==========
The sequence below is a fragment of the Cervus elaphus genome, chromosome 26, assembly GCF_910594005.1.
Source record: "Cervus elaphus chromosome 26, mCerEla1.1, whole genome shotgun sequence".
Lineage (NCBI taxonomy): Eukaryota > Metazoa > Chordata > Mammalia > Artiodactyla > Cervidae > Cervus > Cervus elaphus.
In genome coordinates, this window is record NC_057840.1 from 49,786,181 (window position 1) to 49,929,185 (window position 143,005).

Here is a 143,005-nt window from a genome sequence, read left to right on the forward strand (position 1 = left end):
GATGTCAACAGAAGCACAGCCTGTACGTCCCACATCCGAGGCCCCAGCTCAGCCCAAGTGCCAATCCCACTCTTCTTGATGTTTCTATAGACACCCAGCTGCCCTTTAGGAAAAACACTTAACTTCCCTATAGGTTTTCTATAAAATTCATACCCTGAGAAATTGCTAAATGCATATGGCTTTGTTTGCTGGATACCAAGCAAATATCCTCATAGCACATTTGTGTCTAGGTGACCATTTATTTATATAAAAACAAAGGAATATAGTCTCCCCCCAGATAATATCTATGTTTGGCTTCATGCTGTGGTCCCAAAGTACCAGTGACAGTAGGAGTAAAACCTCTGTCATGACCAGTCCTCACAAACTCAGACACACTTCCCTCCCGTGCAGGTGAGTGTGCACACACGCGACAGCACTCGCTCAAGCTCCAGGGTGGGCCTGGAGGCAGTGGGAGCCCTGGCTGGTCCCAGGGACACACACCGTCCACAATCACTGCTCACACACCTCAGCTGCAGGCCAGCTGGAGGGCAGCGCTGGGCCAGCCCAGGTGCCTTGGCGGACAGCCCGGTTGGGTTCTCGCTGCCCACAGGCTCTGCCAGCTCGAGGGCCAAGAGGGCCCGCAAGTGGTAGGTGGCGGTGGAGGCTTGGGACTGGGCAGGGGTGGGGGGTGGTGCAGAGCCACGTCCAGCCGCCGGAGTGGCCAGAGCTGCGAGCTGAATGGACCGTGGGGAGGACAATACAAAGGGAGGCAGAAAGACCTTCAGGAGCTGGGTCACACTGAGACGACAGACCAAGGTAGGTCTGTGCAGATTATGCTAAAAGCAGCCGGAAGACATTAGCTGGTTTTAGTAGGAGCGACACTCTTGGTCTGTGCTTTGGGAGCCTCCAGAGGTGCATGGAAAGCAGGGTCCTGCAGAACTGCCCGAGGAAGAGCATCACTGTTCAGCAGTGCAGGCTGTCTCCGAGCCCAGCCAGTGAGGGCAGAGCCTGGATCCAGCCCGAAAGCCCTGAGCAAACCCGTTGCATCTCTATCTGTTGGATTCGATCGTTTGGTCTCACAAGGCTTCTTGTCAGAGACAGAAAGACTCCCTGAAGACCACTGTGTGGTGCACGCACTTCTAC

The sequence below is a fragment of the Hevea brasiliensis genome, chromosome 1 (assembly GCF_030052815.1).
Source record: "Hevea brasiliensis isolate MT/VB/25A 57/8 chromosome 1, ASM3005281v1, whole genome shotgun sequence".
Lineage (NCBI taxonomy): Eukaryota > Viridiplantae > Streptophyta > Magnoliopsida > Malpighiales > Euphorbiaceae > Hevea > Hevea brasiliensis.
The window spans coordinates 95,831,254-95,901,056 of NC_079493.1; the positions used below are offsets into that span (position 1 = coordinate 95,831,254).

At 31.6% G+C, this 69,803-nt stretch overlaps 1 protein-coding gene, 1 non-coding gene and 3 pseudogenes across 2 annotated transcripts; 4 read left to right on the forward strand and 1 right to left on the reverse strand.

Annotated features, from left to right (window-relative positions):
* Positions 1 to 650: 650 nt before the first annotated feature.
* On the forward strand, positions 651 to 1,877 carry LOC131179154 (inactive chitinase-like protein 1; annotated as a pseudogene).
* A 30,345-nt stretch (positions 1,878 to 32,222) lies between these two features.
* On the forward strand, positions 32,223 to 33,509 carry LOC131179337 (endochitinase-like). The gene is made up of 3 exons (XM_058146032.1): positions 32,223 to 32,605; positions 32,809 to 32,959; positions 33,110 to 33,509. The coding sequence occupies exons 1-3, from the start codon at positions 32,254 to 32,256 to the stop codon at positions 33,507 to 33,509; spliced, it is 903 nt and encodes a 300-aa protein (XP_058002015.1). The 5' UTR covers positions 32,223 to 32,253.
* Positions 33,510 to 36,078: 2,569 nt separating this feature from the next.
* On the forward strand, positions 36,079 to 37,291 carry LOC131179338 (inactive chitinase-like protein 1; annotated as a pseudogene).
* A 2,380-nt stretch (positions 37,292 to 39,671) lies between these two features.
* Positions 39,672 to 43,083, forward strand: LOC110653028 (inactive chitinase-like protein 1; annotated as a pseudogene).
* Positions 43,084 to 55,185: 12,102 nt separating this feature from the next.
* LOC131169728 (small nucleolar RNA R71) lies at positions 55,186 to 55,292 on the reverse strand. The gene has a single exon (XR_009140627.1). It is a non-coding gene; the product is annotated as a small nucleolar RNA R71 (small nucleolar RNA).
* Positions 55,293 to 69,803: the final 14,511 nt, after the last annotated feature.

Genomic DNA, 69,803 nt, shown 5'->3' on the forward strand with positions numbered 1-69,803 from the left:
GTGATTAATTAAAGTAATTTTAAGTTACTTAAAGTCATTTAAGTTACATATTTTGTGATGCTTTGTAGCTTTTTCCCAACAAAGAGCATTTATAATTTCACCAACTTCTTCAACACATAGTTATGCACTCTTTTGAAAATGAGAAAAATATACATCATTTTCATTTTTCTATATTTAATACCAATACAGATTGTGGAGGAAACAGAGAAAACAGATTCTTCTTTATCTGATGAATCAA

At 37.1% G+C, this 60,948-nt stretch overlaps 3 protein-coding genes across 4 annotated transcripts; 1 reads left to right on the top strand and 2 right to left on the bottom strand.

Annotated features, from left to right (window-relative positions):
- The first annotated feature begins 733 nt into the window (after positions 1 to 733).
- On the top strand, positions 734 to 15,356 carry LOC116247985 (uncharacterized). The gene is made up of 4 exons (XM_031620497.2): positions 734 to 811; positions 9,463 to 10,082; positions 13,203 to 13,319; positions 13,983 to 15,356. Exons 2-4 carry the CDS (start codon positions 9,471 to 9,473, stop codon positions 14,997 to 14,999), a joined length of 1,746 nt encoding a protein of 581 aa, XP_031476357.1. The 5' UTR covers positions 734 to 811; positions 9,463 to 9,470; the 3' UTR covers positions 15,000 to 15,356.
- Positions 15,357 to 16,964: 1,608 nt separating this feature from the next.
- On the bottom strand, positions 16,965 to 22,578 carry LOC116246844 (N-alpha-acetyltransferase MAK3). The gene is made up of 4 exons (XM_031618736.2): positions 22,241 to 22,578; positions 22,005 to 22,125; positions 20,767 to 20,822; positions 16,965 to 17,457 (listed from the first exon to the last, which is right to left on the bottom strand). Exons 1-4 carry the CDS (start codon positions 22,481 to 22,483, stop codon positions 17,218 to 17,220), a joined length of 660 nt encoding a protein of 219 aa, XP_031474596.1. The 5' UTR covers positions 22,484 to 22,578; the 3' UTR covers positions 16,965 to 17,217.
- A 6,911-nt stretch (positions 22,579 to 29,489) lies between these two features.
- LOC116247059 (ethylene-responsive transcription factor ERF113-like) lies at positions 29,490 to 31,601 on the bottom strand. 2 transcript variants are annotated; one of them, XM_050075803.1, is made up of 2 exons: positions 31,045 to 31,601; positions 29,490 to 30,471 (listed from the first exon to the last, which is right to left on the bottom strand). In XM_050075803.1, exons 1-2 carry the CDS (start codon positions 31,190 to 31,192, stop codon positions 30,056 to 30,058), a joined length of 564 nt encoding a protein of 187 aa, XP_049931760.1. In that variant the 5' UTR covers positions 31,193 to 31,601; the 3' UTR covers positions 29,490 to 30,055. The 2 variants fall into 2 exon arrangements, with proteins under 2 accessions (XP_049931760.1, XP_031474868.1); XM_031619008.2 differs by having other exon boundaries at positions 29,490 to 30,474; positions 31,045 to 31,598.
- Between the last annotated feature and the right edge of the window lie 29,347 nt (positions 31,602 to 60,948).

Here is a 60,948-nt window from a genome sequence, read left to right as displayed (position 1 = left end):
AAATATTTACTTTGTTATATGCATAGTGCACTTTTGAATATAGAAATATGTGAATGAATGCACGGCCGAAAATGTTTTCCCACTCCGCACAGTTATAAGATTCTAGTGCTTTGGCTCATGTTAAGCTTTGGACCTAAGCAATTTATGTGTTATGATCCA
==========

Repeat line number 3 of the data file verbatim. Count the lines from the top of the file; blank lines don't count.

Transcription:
Lineage (NCBI taxonomy): Eukaryota > Metazoa > Chordata > Mammalia > Artiodactyla > Cervidae > Cervus > Cervus elaphus.